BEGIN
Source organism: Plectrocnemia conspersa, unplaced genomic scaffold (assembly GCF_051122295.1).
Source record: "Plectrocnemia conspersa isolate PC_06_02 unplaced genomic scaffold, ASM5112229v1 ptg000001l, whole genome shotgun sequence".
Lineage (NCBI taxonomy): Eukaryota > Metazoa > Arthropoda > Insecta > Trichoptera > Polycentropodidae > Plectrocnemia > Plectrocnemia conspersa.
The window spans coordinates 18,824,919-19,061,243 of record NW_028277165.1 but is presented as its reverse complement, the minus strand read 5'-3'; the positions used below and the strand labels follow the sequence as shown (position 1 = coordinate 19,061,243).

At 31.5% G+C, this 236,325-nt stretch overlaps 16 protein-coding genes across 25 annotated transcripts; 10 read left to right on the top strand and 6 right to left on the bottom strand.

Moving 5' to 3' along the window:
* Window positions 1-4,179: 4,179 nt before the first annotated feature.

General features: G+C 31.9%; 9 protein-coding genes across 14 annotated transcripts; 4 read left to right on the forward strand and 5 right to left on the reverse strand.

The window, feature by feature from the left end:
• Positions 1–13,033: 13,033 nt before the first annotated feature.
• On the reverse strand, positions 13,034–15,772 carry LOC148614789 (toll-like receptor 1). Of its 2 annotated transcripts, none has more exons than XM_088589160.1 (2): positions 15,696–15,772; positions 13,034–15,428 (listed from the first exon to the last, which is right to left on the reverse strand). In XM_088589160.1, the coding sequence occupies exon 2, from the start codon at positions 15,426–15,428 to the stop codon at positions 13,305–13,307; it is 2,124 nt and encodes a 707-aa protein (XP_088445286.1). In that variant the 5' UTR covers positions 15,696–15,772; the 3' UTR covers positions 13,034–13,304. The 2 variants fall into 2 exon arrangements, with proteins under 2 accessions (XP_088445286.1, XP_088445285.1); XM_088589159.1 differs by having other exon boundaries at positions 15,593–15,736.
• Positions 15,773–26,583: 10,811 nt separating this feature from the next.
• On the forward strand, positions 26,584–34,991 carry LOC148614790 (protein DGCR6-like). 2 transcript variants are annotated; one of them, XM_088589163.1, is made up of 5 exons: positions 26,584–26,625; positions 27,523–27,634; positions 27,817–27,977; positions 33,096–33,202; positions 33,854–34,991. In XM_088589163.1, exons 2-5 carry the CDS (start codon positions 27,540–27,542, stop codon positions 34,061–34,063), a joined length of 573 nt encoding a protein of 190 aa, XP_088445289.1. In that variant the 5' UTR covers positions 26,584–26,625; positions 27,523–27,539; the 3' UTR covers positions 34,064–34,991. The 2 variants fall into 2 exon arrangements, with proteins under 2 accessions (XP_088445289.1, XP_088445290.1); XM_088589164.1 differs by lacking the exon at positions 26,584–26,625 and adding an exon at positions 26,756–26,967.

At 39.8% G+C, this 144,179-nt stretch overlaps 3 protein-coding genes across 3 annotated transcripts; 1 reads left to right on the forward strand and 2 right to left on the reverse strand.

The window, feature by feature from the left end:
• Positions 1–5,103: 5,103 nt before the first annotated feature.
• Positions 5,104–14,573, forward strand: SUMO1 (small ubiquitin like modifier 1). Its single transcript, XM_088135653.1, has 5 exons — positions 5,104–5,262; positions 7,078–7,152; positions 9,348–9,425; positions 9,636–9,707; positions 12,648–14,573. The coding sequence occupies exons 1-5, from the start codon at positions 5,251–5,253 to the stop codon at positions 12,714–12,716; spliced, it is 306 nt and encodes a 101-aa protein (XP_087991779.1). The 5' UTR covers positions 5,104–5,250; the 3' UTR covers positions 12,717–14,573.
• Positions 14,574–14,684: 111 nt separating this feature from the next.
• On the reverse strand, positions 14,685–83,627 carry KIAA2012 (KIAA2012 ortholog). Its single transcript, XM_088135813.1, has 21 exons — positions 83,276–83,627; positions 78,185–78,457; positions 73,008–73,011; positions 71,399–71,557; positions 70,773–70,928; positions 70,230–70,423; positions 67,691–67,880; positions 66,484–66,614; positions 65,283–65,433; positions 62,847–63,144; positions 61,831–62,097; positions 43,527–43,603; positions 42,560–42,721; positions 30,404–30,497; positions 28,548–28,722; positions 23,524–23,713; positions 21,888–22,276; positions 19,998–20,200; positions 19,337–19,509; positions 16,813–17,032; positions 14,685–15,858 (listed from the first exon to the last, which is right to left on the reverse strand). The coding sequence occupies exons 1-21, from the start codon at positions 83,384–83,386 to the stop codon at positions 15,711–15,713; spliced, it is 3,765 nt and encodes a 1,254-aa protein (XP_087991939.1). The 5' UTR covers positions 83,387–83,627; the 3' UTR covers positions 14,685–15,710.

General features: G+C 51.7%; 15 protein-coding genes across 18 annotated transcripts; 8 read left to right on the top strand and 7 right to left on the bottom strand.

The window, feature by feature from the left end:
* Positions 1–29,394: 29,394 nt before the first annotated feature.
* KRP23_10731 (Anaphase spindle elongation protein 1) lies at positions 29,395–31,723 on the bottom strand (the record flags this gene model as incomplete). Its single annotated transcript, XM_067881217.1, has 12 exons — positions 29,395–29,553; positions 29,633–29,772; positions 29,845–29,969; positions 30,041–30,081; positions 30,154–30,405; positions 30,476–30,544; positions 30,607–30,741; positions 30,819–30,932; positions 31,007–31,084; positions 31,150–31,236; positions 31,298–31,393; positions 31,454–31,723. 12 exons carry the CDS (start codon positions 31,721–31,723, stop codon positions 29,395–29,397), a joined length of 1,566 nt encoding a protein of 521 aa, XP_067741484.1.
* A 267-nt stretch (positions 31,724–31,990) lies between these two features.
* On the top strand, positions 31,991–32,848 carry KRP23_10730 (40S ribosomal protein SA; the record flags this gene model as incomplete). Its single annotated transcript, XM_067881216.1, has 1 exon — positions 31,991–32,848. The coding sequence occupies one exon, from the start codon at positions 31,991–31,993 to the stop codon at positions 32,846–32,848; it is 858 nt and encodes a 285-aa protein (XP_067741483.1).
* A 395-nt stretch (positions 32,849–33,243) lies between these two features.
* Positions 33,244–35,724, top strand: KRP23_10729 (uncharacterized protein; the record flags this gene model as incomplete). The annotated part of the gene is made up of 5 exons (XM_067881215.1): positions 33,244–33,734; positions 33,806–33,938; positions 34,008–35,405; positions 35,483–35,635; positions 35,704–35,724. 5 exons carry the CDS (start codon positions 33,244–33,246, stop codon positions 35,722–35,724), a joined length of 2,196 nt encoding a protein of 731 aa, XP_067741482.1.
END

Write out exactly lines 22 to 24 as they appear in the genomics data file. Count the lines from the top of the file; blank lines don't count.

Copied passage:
* Positions 1–29,394: 29,394 nt before the first annotated feature.
* KRP23_10731 (Anaphase spindle elongation protein 1) lies at positions 29,395–31,723 on the bottom strand (the record flags this gene model as incomplete). Its single annotated transcript, XM_067881217.1, has 12 exons — positions 29,395–29,553; positions 29,633–29,772; positions 29,845–29,969; positions 30,041–30,081; positions 30,154–30,405; positions 30,476–30,544; positions 30,607–30,741; positions 30,819–30,932; positions 31,007–31,084; positions 31,150–31,236; positions 31,298–31,393; positions 31,454–31,723. 12 exons carry the CDS (start codon positions 31,721–31,723, stop codon positions 29,395–29,397), a joined length of 1,566 nt encoding a protein of 521 aa, XP_067741484.1.
* A 267-nt stretch (positions 31,724–31,990) lies between these two features.